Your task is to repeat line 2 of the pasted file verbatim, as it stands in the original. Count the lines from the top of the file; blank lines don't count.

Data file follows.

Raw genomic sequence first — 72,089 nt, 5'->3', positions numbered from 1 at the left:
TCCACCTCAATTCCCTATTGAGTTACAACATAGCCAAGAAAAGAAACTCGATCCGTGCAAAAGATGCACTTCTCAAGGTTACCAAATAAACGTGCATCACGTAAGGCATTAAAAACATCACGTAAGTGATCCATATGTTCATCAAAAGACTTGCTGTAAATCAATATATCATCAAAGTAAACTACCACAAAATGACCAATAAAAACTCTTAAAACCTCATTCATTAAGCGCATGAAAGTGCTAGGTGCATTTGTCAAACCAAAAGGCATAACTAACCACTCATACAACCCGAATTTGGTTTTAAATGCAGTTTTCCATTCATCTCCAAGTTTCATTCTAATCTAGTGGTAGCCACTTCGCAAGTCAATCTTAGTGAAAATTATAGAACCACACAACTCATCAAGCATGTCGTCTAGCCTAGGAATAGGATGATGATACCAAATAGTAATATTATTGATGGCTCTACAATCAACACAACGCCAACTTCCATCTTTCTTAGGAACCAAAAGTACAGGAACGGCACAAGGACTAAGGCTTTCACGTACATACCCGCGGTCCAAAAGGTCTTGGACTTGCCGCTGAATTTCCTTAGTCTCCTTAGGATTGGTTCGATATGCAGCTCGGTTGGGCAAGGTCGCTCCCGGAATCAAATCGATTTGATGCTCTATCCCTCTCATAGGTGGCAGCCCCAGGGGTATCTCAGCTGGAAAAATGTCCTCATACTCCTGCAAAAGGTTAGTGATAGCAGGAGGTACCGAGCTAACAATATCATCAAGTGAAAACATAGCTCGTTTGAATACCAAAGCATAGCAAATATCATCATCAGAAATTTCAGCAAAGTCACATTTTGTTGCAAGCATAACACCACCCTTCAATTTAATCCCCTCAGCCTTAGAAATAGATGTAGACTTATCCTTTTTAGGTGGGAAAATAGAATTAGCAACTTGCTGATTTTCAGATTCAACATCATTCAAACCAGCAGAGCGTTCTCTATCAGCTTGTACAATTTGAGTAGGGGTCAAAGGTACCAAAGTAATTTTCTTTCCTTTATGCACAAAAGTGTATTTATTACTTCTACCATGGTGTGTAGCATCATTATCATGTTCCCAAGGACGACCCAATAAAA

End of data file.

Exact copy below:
TCCACCTCAATTCCCTATTGAGTTACAACATAGCCAAGAAAAGAAACTCGATCCGTGCAAAAGATGCACTTCTCAAGGTTACCAAATAAACGTGCATCACGTAAGGCATTAAAAACATCACGTAAGTGATCCATATGTTCATCAAAAGACTTGCTGTAAATCAATATATCATCAAAGTAAACTACCACAAAATGACCAATAAAAACTCTTAAAACCTCATTCATTAAGCGCATGAAAGTGCTAGGTGCATTTGTCAAACCAAAAGGCATAACTAACCACTCATACAACCCGAATTTGGTTTTAAATGCAGTTTTCCATTCATCTCCAAGTTTCATTCTAATCTAGTGGTAGCCACTTCGCAAGTCAATCTTAGTGAAAATTATAGAACCACACAACTCATCAAGCATGTCGTCTAGCCTAGGAATAGGATGATGATACCAAATAGTAATATTATTGATGGCTCTACAATCAACACAACGCCAACTTCCATCTTTCTTAGGAACCAAAAGTACAGGAACGGCACAAGGACTAAGGCTTTCACGTACATACCCGCGGTCCAAAAGGTCTTGGACTTGCCGCTGAATTTCCTTAGTCTCCTTAGGATTGGTTCGATATGCAGCTCGGTTGGGCAAGGTCGCTCCCGGAATCAAATCGATTTGATGCTCTATCCCTCTCATAGGTGGCAGCCCCAGGGGTATCTCAGCTGGAAAAATGTCCTCATACTCCTGCAAAAGGTTAGTGATAGCAGGAGGTACCGAGCTAACAATATCATCAAGTGAAAACATAGCTCGTTTGAATACCAAAGCATAGCAAATATCATCATCAGAAATTTCAGCAAAGTCACATTTTGTTGCAAGCATAACACCACCCTTCAATTTAATCCCCTCAGCCTTAGAAATAGATGTAGACTTATCCTTTTTAGGTGGGAAAATAGAATTAGCAACTTGCTGATTTTCAGATTCAACATCATTCAAACCAGCAGAGCGTTCTCTATCAGCTTGTACAATTTGAGTAGGGGTCAAAGGTACCAAAGTAATTTTCTTTCCTTTATGCACAAAAGTGTATTTATTACTTCTACCATGGTGTGTAGCATCATTATCATGTTCCCAAGGACGACCCAATAAAA